1911 Encyclopædia Britannica/Sumptuary Laws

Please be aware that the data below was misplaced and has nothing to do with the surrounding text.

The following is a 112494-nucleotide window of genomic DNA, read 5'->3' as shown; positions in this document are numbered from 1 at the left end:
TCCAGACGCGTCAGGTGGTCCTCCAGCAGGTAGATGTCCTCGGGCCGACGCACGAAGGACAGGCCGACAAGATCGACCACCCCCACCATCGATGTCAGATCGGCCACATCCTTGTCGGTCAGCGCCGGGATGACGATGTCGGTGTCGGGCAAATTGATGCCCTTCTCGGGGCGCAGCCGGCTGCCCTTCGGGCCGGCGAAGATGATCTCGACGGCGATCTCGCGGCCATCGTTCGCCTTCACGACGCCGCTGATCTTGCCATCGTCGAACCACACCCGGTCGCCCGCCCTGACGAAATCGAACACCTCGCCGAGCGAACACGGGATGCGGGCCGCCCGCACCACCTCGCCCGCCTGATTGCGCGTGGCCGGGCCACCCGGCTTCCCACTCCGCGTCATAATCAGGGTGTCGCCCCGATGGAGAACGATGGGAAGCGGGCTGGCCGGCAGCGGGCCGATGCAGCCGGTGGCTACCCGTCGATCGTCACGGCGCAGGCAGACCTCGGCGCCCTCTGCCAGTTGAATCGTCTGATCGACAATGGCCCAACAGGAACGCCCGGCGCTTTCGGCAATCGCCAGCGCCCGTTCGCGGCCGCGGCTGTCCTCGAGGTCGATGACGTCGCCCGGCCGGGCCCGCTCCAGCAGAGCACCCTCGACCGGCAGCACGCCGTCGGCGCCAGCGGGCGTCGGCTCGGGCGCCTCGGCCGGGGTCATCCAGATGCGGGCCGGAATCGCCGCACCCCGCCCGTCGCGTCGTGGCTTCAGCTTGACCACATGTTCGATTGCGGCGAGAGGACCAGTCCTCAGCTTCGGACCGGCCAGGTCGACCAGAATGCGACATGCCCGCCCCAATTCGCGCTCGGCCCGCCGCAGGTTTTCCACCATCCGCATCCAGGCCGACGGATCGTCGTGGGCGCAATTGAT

SUMPTUARY LAWS (from Lat. sumptuarius, belonging to cost or expense, sumptus), those laws intended to limit or regulate the private expenditure of the citizens of a community. They may be dictated by political, or economic, or moral considerations. They have existed both in ancient and in modern states. In Greece, it was amongst the Dorian races, whose temper was austere and rigid, that they most prevailed. All the inhabitants of Laconia were forbidden to attend drinking entertainments, nor could a Lacedaemonian possess a house or furniture which was the work of more elaborate implements than the axe and saw. Among the Spartans proper simple and frugal habits of life were secured rather by the institution of the pheiditia (public meals) than by special enactments. The possession of gold or silver was interdicted to the citizens of Sparta, and the use of iron money alone was permitted by the Lycurgean legislation. “Even in the cities which had early departed from the Doric customs” says K. O. Müller, “there were frequent and strict prohibitions against expensiveness of female attire, prostitutes alone being wisely excepted.” In the Locrian code of Zaleucus citizens were forbidden to drink undiluted wine. The Solonian sumptuary enactments were directed principally against the extravagance of female apparel and dowries of excessive amount; costly banquets also were forbidden, and expensive funeral solemnities. The Pythagoreans in Magna Graecia not only protested against the luxury of their time but encouraged legislation with a view to restraining it.At Rome the system of sumptuary edicts and enactments was largely developed, whilst the objects of such legislation were concurrently sought to be attained through the exercise of the censorial power. The code of the Twelve Tables contained provisions limiting the expenditure on funerals. The most important sumptuary laws of the Roman commonwealth are the following:—